(This article belongs to the Special Issue DNA Vaccines)
Open AccessArticle An HIV Vaccine for South-East Asia—Opportunities and Challenges
Vaccines 2013, 1(3), 348-366; doi:10.3390/vaccines1030348
Received: 3 June 2013 / Revised: 25 July 2013 / Accepted: 5 August 2013 / Published: 14 August 2013
Cited by 2 | PDF Full-text (510 KB) | HTML Full-text | XML Full-text
Abstract
Recent advances in HIV vaccine development along with a better understanding of the immune correlates of risk have emerged from the RV144 efficacy trial conducted in Thailand. Epidemiological data suggest that CRF01_AE is still predominant in South-East Asia and is spreading in China
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Recent advances in HIV vaccine development along with a better understanding of the immune correlates of risk have emerged from the RV144 efficacy trial conducted in Thailand. Epidemiological data suggest that CRF01_AE is still predominant in South-East Asia and is spreading in China with a growing number of circulating recombinant forms due to increasing human contact, particularly in large urban centers, tourist locations and in sites of common infrastructure. A vaccine countering CRF01_AE is a priority for the region. An Asia HIV vaccine against expanding B/E or BCE recombinant forms should be actively pursued. A major challenge that remains is the conduct of efficacy trials in heterosexual populations in this region. Men who have sex with men represent the main target population for future efficacy trials in Asia. Coupling HIV vaccines with other prevention modalities in efficacy trials might also be envisaged. These new avenues will only be made possible through the conduct of large-scale efficacy trials, interdisciplinary teams, international collaborations, and strong political and community commitments. Full article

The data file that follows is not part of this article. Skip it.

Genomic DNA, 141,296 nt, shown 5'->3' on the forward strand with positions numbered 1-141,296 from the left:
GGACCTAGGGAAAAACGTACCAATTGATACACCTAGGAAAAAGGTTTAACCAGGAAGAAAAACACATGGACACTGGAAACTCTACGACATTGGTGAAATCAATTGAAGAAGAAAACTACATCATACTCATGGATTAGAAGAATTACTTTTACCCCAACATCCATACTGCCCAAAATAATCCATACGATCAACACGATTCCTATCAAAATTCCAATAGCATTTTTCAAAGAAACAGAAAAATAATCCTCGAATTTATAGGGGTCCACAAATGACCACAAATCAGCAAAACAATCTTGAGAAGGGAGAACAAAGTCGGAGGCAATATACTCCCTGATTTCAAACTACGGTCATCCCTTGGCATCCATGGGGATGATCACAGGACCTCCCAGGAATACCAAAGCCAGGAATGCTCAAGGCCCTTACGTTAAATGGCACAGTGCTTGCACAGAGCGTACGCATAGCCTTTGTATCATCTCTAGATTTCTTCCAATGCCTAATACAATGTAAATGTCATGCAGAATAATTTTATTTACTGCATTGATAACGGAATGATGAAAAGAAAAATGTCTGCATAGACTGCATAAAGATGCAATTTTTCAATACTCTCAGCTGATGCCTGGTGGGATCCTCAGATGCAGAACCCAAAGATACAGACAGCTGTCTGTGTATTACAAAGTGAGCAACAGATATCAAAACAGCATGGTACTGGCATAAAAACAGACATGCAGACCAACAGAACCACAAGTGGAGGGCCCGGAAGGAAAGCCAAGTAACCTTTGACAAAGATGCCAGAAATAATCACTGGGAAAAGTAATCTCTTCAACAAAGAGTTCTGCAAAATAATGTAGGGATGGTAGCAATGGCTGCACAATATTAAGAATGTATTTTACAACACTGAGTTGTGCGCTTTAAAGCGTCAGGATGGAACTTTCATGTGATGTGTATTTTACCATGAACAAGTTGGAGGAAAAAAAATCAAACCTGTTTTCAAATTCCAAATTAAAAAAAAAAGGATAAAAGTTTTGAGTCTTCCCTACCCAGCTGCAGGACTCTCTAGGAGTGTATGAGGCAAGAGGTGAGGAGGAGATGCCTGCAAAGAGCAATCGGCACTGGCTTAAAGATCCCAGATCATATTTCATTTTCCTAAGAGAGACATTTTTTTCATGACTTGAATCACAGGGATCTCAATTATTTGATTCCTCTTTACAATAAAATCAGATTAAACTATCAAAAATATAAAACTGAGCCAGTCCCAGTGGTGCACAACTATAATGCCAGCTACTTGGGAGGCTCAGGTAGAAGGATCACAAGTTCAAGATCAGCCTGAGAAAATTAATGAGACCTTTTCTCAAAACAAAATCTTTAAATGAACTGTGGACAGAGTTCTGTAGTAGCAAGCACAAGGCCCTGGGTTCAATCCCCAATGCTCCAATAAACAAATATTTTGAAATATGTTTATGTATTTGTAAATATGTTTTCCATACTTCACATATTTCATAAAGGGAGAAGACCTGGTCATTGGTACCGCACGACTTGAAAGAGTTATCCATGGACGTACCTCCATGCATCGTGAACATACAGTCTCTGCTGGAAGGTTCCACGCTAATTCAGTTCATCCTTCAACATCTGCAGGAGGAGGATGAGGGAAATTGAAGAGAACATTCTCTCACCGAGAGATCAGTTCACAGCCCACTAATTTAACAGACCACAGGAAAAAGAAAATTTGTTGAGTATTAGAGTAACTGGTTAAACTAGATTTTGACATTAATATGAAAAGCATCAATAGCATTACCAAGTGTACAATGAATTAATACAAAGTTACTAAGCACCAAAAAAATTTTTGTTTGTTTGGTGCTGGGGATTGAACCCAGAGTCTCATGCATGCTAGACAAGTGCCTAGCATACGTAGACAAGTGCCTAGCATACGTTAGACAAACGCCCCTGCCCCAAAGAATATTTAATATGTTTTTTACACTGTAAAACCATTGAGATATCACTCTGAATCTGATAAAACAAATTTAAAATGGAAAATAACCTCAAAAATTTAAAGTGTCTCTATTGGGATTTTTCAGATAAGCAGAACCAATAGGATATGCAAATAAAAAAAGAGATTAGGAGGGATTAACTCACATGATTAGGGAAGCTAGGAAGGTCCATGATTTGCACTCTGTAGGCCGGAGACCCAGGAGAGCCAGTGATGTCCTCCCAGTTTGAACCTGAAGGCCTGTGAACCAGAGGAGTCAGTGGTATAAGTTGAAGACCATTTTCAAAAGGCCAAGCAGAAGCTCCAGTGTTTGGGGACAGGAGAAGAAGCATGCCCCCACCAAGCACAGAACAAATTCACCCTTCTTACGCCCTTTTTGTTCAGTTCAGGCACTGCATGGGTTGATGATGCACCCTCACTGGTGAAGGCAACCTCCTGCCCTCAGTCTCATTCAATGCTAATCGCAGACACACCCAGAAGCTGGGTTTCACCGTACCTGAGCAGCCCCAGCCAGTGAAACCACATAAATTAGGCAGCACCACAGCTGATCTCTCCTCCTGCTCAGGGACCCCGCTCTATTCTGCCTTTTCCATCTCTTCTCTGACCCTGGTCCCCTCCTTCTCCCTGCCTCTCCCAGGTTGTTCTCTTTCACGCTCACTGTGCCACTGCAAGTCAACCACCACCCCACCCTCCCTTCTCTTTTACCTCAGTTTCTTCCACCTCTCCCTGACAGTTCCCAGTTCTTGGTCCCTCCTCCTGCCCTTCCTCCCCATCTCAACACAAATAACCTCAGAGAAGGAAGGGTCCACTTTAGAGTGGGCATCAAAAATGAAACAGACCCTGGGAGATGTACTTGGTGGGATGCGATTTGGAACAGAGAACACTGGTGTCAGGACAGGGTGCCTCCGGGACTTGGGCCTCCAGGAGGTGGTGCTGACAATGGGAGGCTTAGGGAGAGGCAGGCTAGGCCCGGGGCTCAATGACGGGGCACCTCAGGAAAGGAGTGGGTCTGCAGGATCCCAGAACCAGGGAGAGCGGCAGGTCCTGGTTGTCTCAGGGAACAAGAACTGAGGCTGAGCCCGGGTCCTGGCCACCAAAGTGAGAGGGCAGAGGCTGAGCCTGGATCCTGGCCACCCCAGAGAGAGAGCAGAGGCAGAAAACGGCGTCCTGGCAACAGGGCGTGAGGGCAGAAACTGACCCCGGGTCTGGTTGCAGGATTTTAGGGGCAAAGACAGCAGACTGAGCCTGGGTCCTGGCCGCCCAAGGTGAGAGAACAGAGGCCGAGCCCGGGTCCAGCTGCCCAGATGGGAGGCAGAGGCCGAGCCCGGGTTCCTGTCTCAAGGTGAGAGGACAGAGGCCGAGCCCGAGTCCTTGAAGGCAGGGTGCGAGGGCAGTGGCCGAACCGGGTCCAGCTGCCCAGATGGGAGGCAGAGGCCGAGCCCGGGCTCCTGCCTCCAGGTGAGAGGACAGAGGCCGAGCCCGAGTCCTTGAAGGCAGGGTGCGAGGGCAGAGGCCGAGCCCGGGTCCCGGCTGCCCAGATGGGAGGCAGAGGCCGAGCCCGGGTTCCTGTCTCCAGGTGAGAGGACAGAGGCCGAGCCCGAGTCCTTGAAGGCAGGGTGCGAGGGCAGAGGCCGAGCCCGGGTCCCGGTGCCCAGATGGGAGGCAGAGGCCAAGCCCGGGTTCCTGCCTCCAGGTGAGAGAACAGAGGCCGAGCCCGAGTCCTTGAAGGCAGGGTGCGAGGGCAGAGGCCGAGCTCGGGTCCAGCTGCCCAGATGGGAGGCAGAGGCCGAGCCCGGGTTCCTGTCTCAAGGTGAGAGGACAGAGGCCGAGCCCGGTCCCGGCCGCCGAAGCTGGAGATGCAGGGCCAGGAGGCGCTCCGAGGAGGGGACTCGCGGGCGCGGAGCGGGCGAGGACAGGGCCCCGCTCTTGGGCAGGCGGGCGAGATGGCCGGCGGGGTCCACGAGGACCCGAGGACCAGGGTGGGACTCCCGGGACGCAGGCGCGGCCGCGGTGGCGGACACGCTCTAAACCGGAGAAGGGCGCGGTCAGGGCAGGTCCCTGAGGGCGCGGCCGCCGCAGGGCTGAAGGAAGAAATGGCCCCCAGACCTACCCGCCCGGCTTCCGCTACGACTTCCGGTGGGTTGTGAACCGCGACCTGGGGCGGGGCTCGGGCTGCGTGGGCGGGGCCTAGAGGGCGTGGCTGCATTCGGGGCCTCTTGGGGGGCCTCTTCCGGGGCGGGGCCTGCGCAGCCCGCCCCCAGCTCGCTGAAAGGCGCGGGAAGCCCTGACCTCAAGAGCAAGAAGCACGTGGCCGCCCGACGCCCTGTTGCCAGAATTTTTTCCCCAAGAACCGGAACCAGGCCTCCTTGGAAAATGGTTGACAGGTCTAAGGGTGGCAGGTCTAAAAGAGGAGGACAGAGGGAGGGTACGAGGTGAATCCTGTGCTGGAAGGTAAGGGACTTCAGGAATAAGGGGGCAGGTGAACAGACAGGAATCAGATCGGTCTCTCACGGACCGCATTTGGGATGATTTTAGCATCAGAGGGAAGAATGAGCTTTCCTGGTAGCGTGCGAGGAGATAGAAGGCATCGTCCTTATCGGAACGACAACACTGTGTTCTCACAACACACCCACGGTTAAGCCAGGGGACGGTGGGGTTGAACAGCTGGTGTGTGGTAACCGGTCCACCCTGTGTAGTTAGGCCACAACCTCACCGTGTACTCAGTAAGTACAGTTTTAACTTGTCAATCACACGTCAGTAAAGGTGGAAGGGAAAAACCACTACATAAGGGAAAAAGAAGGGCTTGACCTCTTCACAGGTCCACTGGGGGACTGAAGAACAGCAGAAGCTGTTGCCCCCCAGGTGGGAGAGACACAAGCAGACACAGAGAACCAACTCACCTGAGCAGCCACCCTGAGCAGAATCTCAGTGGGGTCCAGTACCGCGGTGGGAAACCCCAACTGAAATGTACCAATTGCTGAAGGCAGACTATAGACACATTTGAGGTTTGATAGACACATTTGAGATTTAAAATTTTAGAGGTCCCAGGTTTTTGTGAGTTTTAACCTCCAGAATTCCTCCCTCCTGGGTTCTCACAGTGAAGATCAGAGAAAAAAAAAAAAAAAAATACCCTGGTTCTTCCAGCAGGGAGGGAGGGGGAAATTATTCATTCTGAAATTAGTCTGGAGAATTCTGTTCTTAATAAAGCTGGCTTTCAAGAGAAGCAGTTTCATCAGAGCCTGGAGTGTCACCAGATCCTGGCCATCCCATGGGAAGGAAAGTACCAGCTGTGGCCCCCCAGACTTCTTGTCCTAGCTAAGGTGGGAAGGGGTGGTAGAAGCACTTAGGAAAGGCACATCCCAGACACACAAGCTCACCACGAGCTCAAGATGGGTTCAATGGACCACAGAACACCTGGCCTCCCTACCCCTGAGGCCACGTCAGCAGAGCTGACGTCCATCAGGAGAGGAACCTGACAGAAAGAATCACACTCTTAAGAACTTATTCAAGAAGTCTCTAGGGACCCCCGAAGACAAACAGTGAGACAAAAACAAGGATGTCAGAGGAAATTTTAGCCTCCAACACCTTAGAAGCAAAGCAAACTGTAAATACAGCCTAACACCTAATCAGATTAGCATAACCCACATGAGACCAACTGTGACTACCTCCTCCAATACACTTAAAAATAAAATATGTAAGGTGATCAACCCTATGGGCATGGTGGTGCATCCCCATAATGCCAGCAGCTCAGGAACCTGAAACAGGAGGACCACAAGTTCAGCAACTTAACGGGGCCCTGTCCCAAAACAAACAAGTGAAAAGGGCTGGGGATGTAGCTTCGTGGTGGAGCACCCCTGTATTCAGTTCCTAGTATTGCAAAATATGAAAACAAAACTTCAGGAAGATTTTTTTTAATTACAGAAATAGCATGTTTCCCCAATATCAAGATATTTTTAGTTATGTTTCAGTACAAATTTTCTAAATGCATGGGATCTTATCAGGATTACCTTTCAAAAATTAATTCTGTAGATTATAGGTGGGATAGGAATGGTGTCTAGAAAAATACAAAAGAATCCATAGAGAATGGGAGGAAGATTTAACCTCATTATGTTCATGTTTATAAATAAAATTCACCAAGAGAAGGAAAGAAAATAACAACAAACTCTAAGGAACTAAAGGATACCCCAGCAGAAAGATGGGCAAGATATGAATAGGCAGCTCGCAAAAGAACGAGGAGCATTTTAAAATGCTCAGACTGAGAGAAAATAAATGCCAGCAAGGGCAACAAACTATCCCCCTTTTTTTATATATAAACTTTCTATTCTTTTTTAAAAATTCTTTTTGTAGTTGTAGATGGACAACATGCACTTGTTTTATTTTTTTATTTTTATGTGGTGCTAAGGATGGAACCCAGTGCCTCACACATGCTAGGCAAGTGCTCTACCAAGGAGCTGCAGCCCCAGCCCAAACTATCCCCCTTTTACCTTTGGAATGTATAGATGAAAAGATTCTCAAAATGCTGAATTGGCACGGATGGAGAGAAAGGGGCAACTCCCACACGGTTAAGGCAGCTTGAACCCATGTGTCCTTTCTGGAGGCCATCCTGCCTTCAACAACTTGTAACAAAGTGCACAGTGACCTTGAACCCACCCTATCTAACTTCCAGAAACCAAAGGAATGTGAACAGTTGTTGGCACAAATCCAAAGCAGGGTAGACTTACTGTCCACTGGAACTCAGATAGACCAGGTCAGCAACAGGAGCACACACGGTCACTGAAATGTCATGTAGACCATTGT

(This article belongs to the Special Issue HIV Vaccines)
Open AccessArticle Enhanced Delivery and Potency of Self-Amplifying mRNA Vaccines by Electroporation in Situ
Vaccines 2013, 1(3), 367-383; doi:10.3390/vaccines1030367
Received: 26 June 2013 / Revised: 12 August 2013 / Accepted: 14 August 2013 / Published: 22 August 2013
Cited by 6 | PDF Full-text (1824 KB) | HTML Full-text | XML Full-text
Abstract
Nucleic acid-based vaccines such as viral vectors, plasmid DNA (pDNA), and mRNA are being developed as a means to address limitations of both live-attenuated and subunit vaccines. DNA vaccines have been shown to be potent in a wide variety of animal species and